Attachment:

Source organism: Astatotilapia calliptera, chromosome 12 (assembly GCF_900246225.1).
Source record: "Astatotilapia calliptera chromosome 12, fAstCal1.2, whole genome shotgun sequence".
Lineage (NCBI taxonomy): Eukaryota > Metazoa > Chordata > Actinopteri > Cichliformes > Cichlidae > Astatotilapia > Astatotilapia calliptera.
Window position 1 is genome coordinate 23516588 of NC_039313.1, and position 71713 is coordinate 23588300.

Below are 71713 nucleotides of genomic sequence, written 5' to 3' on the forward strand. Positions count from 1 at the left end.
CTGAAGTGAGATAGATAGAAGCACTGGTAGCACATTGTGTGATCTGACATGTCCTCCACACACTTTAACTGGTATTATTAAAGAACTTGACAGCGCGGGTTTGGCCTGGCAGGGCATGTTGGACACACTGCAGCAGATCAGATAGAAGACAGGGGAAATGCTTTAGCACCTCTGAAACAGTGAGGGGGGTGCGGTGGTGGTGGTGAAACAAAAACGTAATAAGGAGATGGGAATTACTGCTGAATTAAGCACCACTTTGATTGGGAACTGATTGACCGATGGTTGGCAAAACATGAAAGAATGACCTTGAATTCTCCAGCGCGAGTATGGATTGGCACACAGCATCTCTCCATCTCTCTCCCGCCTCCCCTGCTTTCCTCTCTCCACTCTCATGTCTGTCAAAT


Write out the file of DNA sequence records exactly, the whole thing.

Source organism: Astatotilapia calliptera, chromosome 12 (assembly GCF_900246225.1).
Source record: "Astatotilapia calliptera chromosome 12, fAstCal1.2, whole genome shotgun sequence".
Lineage (NCBI taxonomy): Eukaryota > Metazoa > Chordata > Actinopteri > Cichliformes > Cichlidae > Astatotilapia > Astatotilapia calliptera.
Window position 1 is genome coordinate 23516588 of NC_039313.1, and position 71713 is coordinate 23588300.

Below are 71713 nucleotides of genomic sequence, written 5' to 3' on the forward strand. Positions count from 1 at the left end.
CTGAAGTGAGATAGATAGAAGCACTGGTAGCACATTGTGTGATCTGACATGTCCTCCACACACTTTAACTGGTATTATTAAAGAACTTGACAGCGCGGGTTTGGCCTGGCAGGGCATGTTGGACACACTGCAGCAGATCAGATAGAAGACAGGGGAAATGCTTTAGCACCTCTGAAACAGTGAGGGGGGTGCGGTGGTGGTGGTGAAACAAAAACGTAATAAGGAGATGGGAATTACTGCTGAATTAAGCACCACTTTGATTGGGAACTGATTGACCGATGGTTGGCAAAACATGAAAGAATGACCTTGAATTCTCCAGCGCGAGTATGGATTGGCACACAGCATCTCTCCATCTCTCTCCCGCCTCCCCTGCTTTCCTCTCTCCACTCTCATGTCTGTCAAAT